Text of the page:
(CNSNews.com) - In April 2017, the U.K. Guardian reported that the head of British intelligence, in the summer of 2016, passed information to then-CIA Director John Brennan about suspicious contacts between the Trump campaign and Russia.
Brennan reportedly used the information to launch a counter-intelligence investigation into the Trump campaign.
In a May 15 letter to CIA Director-nominee Gina Haspel, Sen. Rand Paul (R-Ky.) asked her if the CIA "ever cooperated with any foreign intelligence services to surveil, monitor, or collect any information on candidate Trump..."
On Thursday night, Sen. Paul told Fox News that Haspel has answered his question:
"I'm still concerned about the reports points that Trump was surveilled," Paul told Martha McCallum.
He said he asked Haspel about it in person on Thursday, "and she did deny that the CIA had anything to do with the British intelligence. And in the end, she actually said to me, and this is supposed to come in writing -- she says that there was no communication between the British intelligence and John Brennan, giving them information about the Trump campaign.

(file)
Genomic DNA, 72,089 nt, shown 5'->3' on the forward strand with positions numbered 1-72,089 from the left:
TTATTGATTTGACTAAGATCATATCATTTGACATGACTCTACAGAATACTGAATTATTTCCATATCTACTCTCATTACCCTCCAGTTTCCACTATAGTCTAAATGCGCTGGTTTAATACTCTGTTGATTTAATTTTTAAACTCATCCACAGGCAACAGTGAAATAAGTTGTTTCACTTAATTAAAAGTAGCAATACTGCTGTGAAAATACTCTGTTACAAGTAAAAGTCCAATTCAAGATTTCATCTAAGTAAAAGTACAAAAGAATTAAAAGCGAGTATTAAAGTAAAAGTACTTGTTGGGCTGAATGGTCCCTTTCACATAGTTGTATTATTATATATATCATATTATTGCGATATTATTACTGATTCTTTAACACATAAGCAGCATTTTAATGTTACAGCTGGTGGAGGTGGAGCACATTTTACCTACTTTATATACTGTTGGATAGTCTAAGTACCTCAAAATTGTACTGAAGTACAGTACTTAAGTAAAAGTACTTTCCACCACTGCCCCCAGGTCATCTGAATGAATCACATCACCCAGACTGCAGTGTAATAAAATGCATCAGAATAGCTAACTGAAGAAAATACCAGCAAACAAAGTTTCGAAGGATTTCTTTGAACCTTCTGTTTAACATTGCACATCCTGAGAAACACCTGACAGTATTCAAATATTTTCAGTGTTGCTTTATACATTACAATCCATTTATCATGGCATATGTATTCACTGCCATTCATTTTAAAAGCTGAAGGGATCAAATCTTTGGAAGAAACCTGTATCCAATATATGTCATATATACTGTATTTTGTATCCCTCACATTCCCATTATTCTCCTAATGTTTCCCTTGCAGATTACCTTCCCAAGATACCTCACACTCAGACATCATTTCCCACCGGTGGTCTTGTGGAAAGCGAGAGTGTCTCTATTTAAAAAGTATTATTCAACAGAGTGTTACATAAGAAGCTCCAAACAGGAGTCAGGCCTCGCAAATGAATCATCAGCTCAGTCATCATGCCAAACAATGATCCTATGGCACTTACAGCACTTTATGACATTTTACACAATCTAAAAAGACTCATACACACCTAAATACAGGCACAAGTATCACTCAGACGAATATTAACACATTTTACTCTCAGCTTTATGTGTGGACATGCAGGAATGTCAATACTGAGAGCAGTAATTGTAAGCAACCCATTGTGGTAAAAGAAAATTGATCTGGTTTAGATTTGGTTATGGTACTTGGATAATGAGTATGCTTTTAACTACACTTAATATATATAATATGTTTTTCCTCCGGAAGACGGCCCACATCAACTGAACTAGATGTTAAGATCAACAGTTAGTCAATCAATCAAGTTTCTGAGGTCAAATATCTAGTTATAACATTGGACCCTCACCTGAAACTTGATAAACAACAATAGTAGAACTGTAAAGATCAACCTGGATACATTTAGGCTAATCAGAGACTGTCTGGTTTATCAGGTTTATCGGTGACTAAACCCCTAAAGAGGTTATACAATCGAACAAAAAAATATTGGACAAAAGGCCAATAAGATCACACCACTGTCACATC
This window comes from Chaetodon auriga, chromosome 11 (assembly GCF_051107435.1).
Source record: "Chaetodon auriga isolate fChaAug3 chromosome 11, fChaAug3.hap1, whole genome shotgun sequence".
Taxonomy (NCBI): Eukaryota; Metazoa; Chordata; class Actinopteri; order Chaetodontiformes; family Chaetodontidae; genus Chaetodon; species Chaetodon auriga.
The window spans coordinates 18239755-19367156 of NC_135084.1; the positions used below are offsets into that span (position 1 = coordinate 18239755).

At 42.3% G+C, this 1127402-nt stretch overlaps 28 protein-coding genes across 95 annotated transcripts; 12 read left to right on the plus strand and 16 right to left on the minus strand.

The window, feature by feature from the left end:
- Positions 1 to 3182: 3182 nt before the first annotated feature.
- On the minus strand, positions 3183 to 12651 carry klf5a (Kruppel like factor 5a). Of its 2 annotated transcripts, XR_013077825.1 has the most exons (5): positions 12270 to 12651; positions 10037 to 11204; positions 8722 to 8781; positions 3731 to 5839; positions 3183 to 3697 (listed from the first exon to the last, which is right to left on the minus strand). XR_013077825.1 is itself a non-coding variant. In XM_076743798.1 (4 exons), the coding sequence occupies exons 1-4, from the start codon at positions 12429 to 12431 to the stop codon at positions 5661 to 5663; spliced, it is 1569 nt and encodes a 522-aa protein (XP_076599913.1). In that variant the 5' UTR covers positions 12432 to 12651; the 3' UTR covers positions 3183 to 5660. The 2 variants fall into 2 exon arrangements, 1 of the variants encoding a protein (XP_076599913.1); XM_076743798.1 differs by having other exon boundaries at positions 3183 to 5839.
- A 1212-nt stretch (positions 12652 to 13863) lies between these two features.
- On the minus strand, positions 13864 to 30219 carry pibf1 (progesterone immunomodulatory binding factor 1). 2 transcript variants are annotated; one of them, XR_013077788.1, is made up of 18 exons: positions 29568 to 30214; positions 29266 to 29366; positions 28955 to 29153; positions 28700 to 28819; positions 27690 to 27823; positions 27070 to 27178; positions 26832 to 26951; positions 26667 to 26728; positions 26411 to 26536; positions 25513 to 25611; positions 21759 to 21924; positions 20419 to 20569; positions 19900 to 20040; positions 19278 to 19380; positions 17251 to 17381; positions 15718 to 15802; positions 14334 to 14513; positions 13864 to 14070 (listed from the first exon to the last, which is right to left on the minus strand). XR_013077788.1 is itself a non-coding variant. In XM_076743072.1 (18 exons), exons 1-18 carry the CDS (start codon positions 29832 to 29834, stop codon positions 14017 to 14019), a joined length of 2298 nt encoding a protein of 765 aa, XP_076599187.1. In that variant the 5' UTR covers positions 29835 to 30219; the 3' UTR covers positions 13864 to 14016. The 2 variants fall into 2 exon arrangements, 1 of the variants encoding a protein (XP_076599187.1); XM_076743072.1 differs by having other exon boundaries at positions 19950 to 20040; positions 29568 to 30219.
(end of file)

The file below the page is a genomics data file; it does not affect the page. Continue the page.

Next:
"If that's true, it contradicts a lot of news reports that's out there. I hope it's true, and I hope she'll actually put it in writing, but today she denied to me that there was ever a meeting between British intelligence and John Brennen where information about surveillance of the Trump campaign was transferred."
Paul said he's believed from the very beginning that people in the intelligence community were dishonest in going after President Trump based on a dossier paid for by the DNC and the Clinton campaign:
He noted they didn't share the origins of the dossier with the FISA court judge: "That sounds like lying from the get-go; it sounds like an agency run amok with maybe feelings of hatred towards the president. And so yes, I've been very worried about bias at the CIA, and I want to make sure that it never happens again.”
Although Paul voted against Haspel’s nomination, the Senate confirmed her on Thursday, in a vote of 54-45, with two Republicans voting no (Paul and Flake); and six Democrats voting yes.